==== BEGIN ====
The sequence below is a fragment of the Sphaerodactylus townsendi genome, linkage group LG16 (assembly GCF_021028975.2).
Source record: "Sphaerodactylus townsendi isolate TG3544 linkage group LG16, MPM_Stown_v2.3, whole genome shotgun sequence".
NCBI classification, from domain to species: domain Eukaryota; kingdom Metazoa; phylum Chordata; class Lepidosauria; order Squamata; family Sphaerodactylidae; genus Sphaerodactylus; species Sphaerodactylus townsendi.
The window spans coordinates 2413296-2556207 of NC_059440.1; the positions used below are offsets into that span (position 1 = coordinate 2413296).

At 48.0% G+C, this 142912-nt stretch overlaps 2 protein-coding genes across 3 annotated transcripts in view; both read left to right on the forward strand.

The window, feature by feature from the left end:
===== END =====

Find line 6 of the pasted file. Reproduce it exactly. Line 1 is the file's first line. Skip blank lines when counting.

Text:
The window, feature by feature from the left end: